Charting the no-man's land between strategic plan and operating budget
A recent article in Harvard Business Review, "Focus on the Middle Term", focuses on how companies interested in long-term viability need to focus effort and resources on the "middle term", the "no-man's land between the budget and the long-term plan." The article is much about how product-oriented companies spend resources on R&D (long-term, sexy stuff) and the current operation (profit-generating, easy to justify stuff), but ignore what the author, well-known business strategist Geoffrey Moore, calls "Horizon 2" projects - those that represent the "next generation of high-growth opportunities." He goes into considerable detail talking about how resources are continually poached from these projects, how they get the least experienced executives leading them, etc. Moore characterizes Horizon 2 projects this way: "A Horizon 2 project needs a burst of energy to get on board and even then is resented for the initial drag it creates." As I read the article, I stopped thinking about companies launching new products and started thinking about my work in getting foundations and other organizations focused on making good on their strategic plans....by focusing them on exactly this same middle term Moore is talking about.
As it turns out, almost, if not all, organizations are hampered by their inability to focus on the ugly work that doesn't exactly have to get done today and isn't nearly as fulfilling as talking about strategy, mission and vision. I'm taking about that enormous gray area we like to call "operationalizing the strategic plan." It's the discipline of bridging the gap between how things work today and how we want them to work in the future. Often, it is about building infrastructure to enable growth. But, like Horizion 2 projects, it's challenging to get resources dedicated to the work - there's always something more immediate that needs to happen. And, these projects are often resented within the organization for being "outside" the mission - who wants to focus on internal problems when there are so many urgent and interesting external problems. And after all, aren't those the issues we're here to work on? Well, yes. But the fact is that in order to do anything more than barely meet the current need, an organization has to invest in its own structure, resources and tools, in order to meet the challenges that present themselves a month or a year from now. And, in order to reach the emerging breed of donors, the organization needs to have a compelling position on what it wants to accomplish this year and next year - not just "over the next ten years".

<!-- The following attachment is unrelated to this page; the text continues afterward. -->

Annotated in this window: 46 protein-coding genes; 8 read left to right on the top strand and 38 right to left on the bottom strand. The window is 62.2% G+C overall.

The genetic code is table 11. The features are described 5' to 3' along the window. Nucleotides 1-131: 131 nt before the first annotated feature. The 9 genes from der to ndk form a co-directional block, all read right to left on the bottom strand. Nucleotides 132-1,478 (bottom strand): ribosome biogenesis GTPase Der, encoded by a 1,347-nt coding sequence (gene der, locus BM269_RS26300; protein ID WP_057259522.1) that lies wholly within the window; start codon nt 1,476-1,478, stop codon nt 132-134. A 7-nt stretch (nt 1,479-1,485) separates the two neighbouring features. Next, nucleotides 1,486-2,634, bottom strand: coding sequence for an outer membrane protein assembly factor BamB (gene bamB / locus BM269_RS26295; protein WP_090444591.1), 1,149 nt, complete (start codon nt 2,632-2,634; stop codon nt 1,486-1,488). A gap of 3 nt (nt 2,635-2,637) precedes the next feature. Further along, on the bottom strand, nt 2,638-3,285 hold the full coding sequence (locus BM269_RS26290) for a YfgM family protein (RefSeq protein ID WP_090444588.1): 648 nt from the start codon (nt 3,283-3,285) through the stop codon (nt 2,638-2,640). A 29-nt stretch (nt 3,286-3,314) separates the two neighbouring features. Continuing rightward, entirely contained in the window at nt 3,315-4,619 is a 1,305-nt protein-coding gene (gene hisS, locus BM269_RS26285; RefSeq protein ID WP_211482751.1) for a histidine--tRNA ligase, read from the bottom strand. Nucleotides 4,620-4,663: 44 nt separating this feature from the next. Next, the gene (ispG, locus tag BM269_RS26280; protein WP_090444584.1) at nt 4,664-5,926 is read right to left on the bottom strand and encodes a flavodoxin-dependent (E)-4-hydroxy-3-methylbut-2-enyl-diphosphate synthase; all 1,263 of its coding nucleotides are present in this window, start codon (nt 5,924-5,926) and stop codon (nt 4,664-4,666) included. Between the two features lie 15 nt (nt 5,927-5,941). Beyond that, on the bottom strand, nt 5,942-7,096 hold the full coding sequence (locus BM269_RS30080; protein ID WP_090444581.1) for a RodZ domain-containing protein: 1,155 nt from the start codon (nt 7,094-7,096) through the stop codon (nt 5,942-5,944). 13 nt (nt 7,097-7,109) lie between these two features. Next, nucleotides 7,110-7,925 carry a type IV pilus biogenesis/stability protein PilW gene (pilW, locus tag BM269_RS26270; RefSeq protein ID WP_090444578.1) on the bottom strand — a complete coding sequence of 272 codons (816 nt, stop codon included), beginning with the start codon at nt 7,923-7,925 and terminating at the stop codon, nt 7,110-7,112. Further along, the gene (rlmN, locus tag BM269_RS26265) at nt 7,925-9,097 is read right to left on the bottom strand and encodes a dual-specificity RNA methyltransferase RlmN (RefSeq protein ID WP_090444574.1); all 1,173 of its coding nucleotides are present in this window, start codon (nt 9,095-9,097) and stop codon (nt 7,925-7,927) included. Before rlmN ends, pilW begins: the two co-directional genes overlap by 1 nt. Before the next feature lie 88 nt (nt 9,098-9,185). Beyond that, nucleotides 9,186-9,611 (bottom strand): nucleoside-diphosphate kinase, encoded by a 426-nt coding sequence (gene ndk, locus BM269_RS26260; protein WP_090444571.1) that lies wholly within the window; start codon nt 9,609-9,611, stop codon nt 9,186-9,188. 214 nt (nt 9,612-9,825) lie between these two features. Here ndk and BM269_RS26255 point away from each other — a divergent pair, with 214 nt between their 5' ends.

Moore identifies a few best practices that can help an organization "break through the choke point" of this no-man's land (I've left some out that aren't really applicable to the philanthropic sector and paraphrased in order to be brief):
1. Insulate the mid-term projects from the immediate term projects: another way of saying that someone needs to be really focused on the mid-term and charged with making it so. If that person is continually forced to prioritze mid-term projects with immediate term work, the now will always take precedence.
2. Measure success on the mid-term projects differently than you do the current business: there's no question the mid-term projects create a drag on resources and probably don't generate anything positive for a while, so if they're measured the same way as other things, they'll never stand a chance. Mid-term projects need their own measuring stick.
3. Put a real leader at the helm of these projects.
4. Prevent resource poaching from mid-term projects.
As we discuss the need for a new type of capital to flow into the philanthropic market in order to help it grow, I would suggest that donors be thinking seriously about how strong organizations develop, including the need for work that, by this moment's standards, appear to be "outside the mission." If you don't build it, they won't come. And, if it's not funded, it won't be built.